Cervical cancer is the most common Gynecologic cancer, affecting thousands of women in the US every year. Screening for the early stages of precancerous cells, the Pap smear and HPV testing has reduced the incidence of cancer over the past 30 years. While most advanced cervical cancers are found in women who have delayed a screening pap smear, most precancerous lesions are found in women who do get regular pap smears. Their first sign of a problem is an abnormal pap smear on a routine examination.


The abnormal pap smear generally comes as a shock to most women, and they often assume the worst that they have cancer and their life is over. Not So. Most abnormal pap smears can be easily treated with minimal damage to the cervix and minimal impairment of future fertility. Most women with abnormal cells on their pap smear do not need a hysterectomy.


Abnormal pap smears are generally evaluated with a specialized examination called colposcopy. A magnifying microscope is positioned to see the fine details of the cervix, and the tissue is stained using a dilute form of vinegar. Abnormal appearing cells are sampled with a biopsy, and often several biopsies of different areas of the cervix are taken. Dr. Holley and Teresa use local anesthetic for most biopsy procedures to minimize your discomfort during the procedure.


The biopsy may reveal just inflammatory changes, no cancer cells at all. This can be caused by a transient vaginal infection, use of tampons, or the presence of an IUD. Generally no treatment is needed aside from a general antibiotic if active infection is found.


Often the biopsy shows Mild Dysplasia, precancerous cells that are usually caused by HPV human papilloma virus. Most of the time, mild dysplasia resolves on its own as your immune system controls the expression of the virus. A period of observation with frequent pap smears and microscopic examinations may be all that is needed.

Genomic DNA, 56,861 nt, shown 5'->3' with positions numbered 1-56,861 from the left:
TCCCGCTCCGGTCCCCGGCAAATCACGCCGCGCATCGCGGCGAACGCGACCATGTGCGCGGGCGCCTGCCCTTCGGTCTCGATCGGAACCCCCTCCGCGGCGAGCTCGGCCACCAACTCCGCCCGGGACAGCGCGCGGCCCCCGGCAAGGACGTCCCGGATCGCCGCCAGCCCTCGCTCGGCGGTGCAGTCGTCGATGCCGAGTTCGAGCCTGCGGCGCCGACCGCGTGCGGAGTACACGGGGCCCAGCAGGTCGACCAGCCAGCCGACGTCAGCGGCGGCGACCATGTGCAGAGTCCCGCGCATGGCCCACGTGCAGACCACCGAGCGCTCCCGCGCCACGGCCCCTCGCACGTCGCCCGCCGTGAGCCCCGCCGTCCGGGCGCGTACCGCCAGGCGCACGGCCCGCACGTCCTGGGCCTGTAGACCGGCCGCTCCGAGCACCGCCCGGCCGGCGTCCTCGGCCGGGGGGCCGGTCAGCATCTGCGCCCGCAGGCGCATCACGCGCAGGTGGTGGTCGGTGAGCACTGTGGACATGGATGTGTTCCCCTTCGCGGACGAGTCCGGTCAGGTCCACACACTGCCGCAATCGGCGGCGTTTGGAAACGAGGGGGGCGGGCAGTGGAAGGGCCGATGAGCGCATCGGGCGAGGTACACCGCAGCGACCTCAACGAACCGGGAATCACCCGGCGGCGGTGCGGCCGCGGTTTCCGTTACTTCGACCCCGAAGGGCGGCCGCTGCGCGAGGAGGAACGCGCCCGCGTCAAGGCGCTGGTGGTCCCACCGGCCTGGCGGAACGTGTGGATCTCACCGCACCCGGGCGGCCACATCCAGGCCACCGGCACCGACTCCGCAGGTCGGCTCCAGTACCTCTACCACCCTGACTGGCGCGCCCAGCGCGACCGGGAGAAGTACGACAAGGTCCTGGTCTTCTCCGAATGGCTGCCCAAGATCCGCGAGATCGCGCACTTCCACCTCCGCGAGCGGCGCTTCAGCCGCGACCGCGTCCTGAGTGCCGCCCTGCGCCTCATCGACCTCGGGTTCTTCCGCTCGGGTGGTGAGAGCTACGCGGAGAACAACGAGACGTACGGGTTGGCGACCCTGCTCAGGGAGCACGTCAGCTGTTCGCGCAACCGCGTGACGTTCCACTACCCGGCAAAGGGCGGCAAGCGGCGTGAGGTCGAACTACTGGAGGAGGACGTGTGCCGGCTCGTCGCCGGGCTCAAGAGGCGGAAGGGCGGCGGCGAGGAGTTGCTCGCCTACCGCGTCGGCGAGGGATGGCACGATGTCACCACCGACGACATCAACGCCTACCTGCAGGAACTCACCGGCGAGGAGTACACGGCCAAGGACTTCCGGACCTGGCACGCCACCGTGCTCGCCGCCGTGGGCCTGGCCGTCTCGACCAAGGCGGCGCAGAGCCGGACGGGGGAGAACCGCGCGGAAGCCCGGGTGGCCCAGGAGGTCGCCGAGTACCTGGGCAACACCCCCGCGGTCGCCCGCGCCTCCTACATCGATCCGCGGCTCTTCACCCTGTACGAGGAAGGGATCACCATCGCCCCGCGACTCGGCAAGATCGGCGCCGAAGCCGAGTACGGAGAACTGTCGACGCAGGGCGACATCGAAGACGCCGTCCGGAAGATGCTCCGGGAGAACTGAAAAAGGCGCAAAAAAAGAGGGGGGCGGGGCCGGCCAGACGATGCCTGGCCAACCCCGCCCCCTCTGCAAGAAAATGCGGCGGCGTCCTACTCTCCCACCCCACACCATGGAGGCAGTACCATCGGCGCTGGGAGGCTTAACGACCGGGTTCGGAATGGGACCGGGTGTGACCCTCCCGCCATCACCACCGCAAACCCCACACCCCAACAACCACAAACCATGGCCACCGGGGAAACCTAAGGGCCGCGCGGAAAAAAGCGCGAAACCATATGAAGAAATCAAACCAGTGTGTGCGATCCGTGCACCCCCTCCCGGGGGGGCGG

If the biopsy shows Moderate or Severe Dysplasia, treatment is recommended. This more advanced dysplasia is also caused by HPV, but usually does not resolve on its own. Treatments include cryosurgery to freeze the abnormal cells, or LEEP – loop electrode excision procedure, to excise the abnormal cells. There is no medication or hormone treatment that can remove the abnormal cells.


All of the methods of removing abnormal cells involve some risk of recurrence, and so frequent pap smears are obtained for 1-5 years after the procedure. Pap smears are also recommended for 20 years after a hysterectomy if precancerous cells or HPV were detected on a pap smear.


All of the methods of removing abnormal cells also involve some risk of an adverse effect on a future pregnancy. The risk of premature labor or miscarriage is increased by any operation that removes cells from the cervix. Some women may experience scarring of the cervix such that they are unable to get pregnant after the procedure. If you plan to have another child after treatment for an abnormal pap smear, make sure Dr. Holley is aware of your plans. There are precautions we can take to reduce these risks for you.